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Re: Client Feedback

lrmessing
Ace Contributor
Lisa M Member Since: Apr 11, 2017
1 of 8

I finally got my first editing job a couple of weeks ago - I was invited to apply and received a contract for 10 hrs/wk. The client had one initial project for me, which I completed and with which he said he was very happy. But he then paused the contract. Being new to Upwork, I didn't understand what this meant so I contacted him to ask if he was unsatisfied with my work. He said no, that my work was excellent but that he simply had no more work at present and would be in touch as soon as he had something.

 

It was an interesting job and he is a very reputable client (I checked him out) and a very, very nice guy, but I'm confused because he hasn't left me any feedback. My profile says the job is still 'in progress,' even though I completed it 2 weeks ago and was paid last week - will it remain 'in progress' because it's supposed to be ongoing and is that why he hasn't left feedback? If he only had one project, why offer a contract for ongoing work? I was relying on those extra weekly funds.

 

Should I ask him to provide feedback? I assumed Upwork asks clients to provide feedback when they make a pymt.

 

Thanks!

yitwail
Community Guru
John K Member Since: Feb 17, 2015
2 of 8

@Lisa M wrote:

 

It was an interesting job and he is a very reputable client (I checked him out) and a very, very nice guy, but I'm confused because he hasn't left me any feedback. My profile says the job is still 'in progress,' even though I completed it 2 weeks ago and was paid last week - will it remain 'in progress' because it's supposed to be ongoing and is that why he hasn't left feedback? If he only had one project, why offer a contract for ongoing work? I was relying on those extra weekly funds.

 

Should I ask him to provide feedback? I assumed Upwork asks clients to provide feedback when they make a pymt.


 Lisa, you're interpreting 'in progress' to mean 'ongoing', but it appears an open contract at Upwork is 'in progress' even if it's paused by the client. So unless the client promised you xx hours every week, he's under no obligation to send you more work until such time as he requires your services again. If you want feedback, then either you or the client will have to close the contract, but since he intends to send you additional work and he has a good reputation, the best course of action it seems to me is leave things as is and look for other work. In case you're concerned about Rising Talent status or eventual Job Success, one paused contract should have no effect.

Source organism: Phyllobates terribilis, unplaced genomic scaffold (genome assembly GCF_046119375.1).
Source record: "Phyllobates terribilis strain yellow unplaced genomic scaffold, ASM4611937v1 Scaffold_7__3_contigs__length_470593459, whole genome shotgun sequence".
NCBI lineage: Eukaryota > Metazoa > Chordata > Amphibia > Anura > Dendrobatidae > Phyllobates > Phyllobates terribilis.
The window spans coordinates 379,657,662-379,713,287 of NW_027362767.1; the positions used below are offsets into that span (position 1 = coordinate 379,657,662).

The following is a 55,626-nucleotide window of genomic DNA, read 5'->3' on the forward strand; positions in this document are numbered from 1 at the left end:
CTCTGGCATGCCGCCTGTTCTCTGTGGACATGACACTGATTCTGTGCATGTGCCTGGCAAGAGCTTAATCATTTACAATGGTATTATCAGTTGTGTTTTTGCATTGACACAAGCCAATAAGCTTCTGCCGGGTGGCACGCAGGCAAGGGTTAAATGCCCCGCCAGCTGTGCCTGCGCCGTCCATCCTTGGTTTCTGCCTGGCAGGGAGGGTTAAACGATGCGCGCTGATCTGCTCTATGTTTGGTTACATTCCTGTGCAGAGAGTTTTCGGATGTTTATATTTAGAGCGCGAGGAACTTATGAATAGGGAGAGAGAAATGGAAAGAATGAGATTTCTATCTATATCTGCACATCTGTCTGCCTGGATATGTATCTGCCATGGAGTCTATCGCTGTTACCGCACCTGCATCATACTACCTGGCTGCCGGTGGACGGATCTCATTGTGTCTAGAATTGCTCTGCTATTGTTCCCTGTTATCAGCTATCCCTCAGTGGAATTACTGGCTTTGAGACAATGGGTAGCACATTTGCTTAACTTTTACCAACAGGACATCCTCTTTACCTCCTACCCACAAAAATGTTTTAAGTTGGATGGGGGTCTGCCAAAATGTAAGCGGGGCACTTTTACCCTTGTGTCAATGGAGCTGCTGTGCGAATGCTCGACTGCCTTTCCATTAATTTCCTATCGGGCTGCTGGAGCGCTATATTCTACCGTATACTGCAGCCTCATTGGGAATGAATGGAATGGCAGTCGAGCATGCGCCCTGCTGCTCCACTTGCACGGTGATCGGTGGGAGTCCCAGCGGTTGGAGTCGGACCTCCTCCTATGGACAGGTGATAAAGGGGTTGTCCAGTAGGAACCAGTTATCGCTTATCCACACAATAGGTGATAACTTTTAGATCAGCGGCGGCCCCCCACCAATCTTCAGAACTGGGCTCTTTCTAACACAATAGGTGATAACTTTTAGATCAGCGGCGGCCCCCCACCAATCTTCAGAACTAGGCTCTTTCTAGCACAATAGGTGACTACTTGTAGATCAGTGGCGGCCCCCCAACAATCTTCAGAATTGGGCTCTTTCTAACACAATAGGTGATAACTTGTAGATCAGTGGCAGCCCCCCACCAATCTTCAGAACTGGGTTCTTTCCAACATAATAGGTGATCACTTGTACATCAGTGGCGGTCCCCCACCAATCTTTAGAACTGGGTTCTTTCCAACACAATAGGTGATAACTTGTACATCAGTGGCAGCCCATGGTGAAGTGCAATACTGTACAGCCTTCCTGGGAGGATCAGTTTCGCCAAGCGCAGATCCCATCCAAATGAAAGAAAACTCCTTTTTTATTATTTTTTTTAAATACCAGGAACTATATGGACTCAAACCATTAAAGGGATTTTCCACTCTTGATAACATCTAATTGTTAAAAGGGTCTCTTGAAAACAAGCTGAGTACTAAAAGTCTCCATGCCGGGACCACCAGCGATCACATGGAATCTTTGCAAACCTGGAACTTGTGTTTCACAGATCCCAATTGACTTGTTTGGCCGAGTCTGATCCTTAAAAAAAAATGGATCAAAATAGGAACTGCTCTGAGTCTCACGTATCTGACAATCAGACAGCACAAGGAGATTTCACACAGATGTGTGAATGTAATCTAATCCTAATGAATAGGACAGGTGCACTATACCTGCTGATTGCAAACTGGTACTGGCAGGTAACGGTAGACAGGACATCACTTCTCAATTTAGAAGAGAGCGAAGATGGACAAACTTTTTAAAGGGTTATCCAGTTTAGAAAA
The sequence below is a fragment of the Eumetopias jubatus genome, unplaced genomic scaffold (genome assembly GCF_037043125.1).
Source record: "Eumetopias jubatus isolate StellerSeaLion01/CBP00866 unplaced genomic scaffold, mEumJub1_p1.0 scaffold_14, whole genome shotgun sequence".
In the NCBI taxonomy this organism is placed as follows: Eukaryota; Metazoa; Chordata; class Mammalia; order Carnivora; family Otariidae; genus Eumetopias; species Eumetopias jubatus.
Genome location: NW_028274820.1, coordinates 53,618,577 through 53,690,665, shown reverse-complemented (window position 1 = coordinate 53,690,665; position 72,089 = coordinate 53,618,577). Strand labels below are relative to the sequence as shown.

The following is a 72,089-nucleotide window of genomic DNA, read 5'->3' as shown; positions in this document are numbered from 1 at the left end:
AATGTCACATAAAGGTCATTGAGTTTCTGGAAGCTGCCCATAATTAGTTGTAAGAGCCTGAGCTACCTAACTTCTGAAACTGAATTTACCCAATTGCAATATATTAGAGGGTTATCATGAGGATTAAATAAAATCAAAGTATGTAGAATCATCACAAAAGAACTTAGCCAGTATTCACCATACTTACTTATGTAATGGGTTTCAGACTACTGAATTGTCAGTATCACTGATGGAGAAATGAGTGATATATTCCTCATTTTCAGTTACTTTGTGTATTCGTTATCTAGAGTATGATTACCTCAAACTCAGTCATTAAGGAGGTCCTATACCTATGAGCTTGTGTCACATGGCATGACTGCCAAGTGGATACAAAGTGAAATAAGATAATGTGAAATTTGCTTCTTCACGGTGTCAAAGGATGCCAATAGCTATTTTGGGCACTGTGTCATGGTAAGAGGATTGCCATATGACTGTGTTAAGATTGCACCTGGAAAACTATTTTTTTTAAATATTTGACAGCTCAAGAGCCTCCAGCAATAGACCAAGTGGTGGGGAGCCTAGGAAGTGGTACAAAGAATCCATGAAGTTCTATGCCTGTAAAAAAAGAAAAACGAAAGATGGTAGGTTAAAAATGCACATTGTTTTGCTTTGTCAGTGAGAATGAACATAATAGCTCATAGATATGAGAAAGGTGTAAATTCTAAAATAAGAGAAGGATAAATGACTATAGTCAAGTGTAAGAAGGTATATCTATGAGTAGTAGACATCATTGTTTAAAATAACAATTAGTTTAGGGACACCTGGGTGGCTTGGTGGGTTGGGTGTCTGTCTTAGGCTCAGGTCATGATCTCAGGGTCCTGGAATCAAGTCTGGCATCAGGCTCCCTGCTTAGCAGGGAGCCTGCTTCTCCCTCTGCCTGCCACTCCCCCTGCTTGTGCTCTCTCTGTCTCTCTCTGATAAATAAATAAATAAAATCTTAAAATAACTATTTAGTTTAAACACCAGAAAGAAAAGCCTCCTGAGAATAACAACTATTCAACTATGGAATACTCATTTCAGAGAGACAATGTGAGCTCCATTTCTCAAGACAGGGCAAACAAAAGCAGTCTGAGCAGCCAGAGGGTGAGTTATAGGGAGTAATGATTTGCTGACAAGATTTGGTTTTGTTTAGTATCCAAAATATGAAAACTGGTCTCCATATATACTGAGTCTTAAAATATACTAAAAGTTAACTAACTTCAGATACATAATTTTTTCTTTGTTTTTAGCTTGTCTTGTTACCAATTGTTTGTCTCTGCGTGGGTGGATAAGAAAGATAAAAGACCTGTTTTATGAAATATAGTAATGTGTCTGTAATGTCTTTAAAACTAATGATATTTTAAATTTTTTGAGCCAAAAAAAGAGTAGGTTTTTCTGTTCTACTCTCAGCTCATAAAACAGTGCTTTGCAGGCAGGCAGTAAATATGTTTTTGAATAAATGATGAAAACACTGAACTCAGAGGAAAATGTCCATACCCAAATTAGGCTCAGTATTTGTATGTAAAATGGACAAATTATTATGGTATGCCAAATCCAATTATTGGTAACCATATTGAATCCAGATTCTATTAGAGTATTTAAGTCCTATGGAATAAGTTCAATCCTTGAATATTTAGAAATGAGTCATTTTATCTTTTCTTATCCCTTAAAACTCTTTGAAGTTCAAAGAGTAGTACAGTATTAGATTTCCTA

__________________________________________________
"No good deed goes unpunished." -- Clare Boothe Luce
lrmessing
Ace Contributor
Lisa M Member Since: Apr 11, 2017
3 of 8

Understood - thanks for the clarification, John, especially on the whole 'in progress' status and feedback thing.

 

I realize he's not under obligation but I don't get why he didn't just post a single job instead of offering 10 hrs/wk when he doesn't have 10 hrs/wk worth of work. If he liked my work on the single job, he could always invite me to apply for his next one rather than get my hopes up that I'd have that extra weekly income, right?

 

Anyway, I will, as you suggest, leave things as is and continue to look for more work. I assume that even a job 'in progress' looks better on my profile than no job at all, right?

 

btw, what is a 'Power' member, as I've been identified in my title here?? I'm a 'Rising Talent' and a "Power Member' but can't get potential clients to respond to my proposals! It would be amusing if it wasn't so frustrating. Smiley Wink